employment background checks.
The reality is that most employers, regardless of size or industry, should likely have some sort of policy in place.
That’s because, no matter what type of employer you are, background checks should be conducted lawfully, and consistently – and background screening policies go a long way in helping ensure that this happens.
Lawful, consistent background checks are the most important goals of a background screening policy.
It’s vital to have a consistent approach, one that will be both effective at vetting and fair to all candidates involved.
Because a policy sets standards around multiple aspects of background screening – standards that everyone in your organization understands and follows — its formality works to attain that all-important level of consistency.
In the absence of a written policy, it would be easy to inadvertently be inconsistent, which is not only unfair, but could also be legally unwise.
So what are some questions you’ll want to answer as you create and implement a background screening policy?
Who will be screened? It’s wise to perform a background check on all potential new employees, from janitorial staff to C-suite officers. But you may also want to consider if there is a reason for you to perform recurring checks on existing employees – some organizations do this for employees on a certain periodic basis as legally permissible.
What types of checks will you use? There is a wide spectrum of individual elements of a background check that you may want conducted, such as criminal histories, driving records, and educational and employment verification’s. Which of these areas you choose may depend on such criteria as the needs of your organization, the industry you’re in, any relevant laws or regulations, and relevancy to the job in question (for example, driving information might not be important to you if no one in your organization operates company vehicles or drives rental cars when traveling for the company).
How will these checks vary based on job role? While consistency is definitely the goal, it’s not necessarily true that you will want to run the same type of check on everyone in your organization. Different job roles – and their associated responsibilities – likely merit a different combination of background check elements. It may be advisable (and legally permissible) to check the credit history of someone who would have financial responsibilities, like an accounting manager, while it may not be necessary (and may be legally impermissible) for someone like a receptionist who doesn’t have access to your financial systems.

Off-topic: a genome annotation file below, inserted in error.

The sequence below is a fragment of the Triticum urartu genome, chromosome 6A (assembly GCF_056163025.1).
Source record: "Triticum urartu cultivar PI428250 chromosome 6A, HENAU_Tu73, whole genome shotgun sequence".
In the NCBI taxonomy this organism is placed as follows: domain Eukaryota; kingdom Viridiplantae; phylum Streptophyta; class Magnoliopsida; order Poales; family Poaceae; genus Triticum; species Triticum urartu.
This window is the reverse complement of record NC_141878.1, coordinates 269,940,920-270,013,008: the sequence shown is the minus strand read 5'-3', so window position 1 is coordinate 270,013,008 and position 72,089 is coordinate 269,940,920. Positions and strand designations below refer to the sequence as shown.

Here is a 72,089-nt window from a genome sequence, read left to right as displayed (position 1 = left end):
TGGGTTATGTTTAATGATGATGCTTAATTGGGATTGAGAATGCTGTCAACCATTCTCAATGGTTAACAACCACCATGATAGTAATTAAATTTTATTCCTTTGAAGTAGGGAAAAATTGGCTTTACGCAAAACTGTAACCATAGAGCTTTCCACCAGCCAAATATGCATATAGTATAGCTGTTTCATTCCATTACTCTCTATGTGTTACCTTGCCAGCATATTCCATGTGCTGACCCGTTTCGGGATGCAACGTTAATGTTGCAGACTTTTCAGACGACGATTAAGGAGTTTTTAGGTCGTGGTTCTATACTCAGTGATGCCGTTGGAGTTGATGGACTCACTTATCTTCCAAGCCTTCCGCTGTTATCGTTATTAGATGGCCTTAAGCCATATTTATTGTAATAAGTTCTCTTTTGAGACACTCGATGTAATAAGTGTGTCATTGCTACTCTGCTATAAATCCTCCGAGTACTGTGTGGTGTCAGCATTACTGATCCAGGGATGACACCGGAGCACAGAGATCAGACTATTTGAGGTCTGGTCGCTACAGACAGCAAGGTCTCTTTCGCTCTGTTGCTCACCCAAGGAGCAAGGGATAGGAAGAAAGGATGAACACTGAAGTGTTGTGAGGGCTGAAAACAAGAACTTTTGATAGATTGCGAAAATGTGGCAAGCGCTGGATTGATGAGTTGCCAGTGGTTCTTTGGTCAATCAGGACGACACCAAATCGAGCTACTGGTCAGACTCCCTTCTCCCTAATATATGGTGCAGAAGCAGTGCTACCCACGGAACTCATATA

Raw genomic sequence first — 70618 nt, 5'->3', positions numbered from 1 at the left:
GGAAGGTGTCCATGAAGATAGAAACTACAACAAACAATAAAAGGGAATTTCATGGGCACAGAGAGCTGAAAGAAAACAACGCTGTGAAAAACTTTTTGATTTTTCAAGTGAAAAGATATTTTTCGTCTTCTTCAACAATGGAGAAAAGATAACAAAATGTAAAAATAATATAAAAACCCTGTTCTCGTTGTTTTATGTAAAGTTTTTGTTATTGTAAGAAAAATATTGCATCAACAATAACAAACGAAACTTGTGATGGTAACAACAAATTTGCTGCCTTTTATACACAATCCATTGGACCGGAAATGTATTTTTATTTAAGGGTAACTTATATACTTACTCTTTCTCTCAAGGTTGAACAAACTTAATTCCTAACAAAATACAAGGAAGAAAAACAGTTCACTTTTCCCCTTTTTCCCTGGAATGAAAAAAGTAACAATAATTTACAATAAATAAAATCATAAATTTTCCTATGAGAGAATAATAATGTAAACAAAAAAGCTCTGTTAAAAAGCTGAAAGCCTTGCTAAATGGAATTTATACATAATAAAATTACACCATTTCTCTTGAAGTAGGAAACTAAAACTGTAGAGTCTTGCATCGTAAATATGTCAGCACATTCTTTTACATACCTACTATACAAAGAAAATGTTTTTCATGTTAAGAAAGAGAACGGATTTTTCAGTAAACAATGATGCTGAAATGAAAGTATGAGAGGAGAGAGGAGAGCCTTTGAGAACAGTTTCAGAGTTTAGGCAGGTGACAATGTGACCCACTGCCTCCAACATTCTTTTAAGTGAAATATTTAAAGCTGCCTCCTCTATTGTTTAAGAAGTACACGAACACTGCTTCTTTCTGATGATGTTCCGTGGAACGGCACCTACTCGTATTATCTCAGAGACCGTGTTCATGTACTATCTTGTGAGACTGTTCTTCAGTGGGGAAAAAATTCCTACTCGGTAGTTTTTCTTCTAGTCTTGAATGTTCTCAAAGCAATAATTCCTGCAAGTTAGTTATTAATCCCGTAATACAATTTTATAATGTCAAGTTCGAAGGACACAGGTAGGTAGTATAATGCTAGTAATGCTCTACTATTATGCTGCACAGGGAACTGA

What criteria might disqualify a candidate? As you make the determination, a few things to consider include the nature and gravity of the offense, the nature of the job, and how long it has been since the crime was committed or the sentence was completed. Here’s where a written policy is really important, because it allows you to individually assess each candidate against a similar test or set of criteria.
What are the relevant laws and regulations you need to consider? There are federal, state, and industry-specific laws and regulations that may pertain to your background screening program. That’s why it’s advisable to work with your legal counsel as you navigate drafting your background check policy.
In fact, you should probably engage your legal counsel at the very onset of developing a policy around background checks.
Their advice and guidance will be critical in helping you create a policy that reflects the needs, goals, and responsibilities of your organization.